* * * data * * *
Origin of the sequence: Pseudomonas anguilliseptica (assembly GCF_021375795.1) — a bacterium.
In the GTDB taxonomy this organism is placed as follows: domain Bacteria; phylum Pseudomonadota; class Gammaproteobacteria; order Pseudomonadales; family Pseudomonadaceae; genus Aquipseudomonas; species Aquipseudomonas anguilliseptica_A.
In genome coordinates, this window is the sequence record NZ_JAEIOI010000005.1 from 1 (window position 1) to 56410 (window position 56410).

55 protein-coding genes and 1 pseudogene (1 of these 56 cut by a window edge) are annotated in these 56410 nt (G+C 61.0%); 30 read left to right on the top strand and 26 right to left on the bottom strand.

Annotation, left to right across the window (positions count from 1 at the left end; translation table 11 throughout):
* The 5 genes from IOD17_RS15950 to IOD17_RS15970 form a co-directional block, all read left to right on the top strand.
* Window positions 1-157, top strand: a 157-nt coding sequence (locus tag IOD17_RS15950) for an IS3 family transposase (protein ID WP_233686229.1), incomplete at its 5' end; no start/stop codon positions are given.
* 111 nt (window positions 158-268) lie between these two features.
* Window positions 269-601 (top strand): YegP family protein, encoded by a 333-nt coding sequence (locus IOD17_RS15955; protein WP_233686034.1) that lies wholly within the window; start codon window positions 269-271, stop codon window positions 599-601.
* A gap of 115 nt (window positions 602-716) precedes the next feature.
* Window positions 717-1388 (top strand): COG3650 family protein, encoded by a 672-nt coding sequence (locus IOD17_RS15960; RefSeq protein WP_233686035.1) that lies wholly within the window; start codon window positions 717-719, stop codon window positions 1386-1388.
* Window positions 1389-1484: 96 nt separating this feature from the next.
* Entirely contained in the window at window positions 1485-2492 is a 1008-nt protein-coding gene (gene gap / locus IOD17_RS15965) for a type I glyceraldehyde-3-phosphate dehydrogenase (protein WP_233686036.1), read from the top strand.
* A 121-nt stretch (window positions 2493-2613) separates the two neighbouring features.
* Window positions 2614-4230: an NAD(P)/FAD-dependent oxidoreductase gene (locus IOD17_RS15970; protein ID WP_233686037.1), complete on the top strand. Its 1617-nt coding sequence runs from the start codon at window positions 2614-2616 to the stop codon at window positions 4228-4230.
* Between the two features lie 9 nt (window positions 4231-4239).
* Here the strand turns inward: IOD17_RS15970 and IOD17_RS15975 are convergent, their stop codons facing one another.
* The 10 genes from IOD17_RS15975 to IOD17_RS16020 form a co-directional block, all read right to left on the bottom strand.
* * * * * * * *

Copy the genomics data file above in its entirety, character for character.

Origin of the sequence: Pseudomonas anguilliseptica (assembly GCF_021375795.1) — a bacterium.
In the GTDB taxonomy this organism is placed as follows: domain Bacteria; phylum Pseudomonadota; class Gammaproteobacteria; order Pseudomonadales; family Pseudomonadaceae; genus Aquipseudomonas; species Aquipseudomonas anguilliseptica_A.
In genome coordinates, this window is the sequence record NZ_JAEIOI010000005.1 from 1 (window position 1) to 56410 (window position 56410).

55 protein-coding genes and 1 pseudogene (1 of these 56 cut by a window edge) are annotated in these 56410 nt (G+C 61.0%); 30 read left to right on the top strand and 26 right to left on the bottom strand.

Annotation, left to right across the window (positions count from 1 at the left end; translation table 11 throughout):
* The 5 genes from IOD17_RS15950 to IOD17_RS15970 form a co-directional block, all read left to right on the top strand.
* Window positions 1-157, top strand: a 157-nt coding sequence (locus tag IOD17_RS15950) for an IS3 family transposase (protein ID WP_233686229.1), incomplete at its 5' end; no start/stop codon positions are given.
* 111 nt (window positions 158-268) lie between these two features.
* Window positions 269-601 (top strand): YegP family protein, encoded by a 333-nt coding sequence (locus IOD17_RS15955; protein WP_233686034.1) that lies wholly within the window; start codon window positions 269-271, stop codon window positions 599-601.
* A gap of 115 nt (window positions 602-716) precedes the next feature.
* Window positions 717-1388 (top strand): COG3650 family protein, encoded by a 672-nt coding sequence (locus IOD17_RS15960; RefSeq protein WP_233686035.1) that lies wholly within the window; start codon window positions 717-719, stop codon window positions 1386-1388.
* Window positions 1389-1484: 96 nt separating this feature from the next.
* Entirely contained in the window at window positions 1485-2492 is a 1008-nt protein-coding gene (gene gap / locus IOD17_RS15965) for a type I glyceraldehyde-3-phosphate dehydrogenase (protein WP_233686036.1), read from the top strand.
* A 121-nt stretch (window positions 2493-2613) separates the two neighbouring features.
* Window positions 2614-4230: an NAD(P)/FAD-dependent oxidoreductase gene (locus IOD17_RS15970; protein ID WP_233686037.1), complete on the top strand. Its 1617-nt coding sequence runs from the start codon at window positions 2614-2616 to the stop codon at window positions 4228-4230.
* Between the two features lie 9 nt (window positions 4231-4239).
* Here the strand turns inward: IOD17_RS15970 and IOD17_RS15975 are convergent, their stop codons facing one another.
* The 10 genes from IOD17_RS15975 to IOD17_RS16020 form a co-directional block, all read right to left on the bottom strand.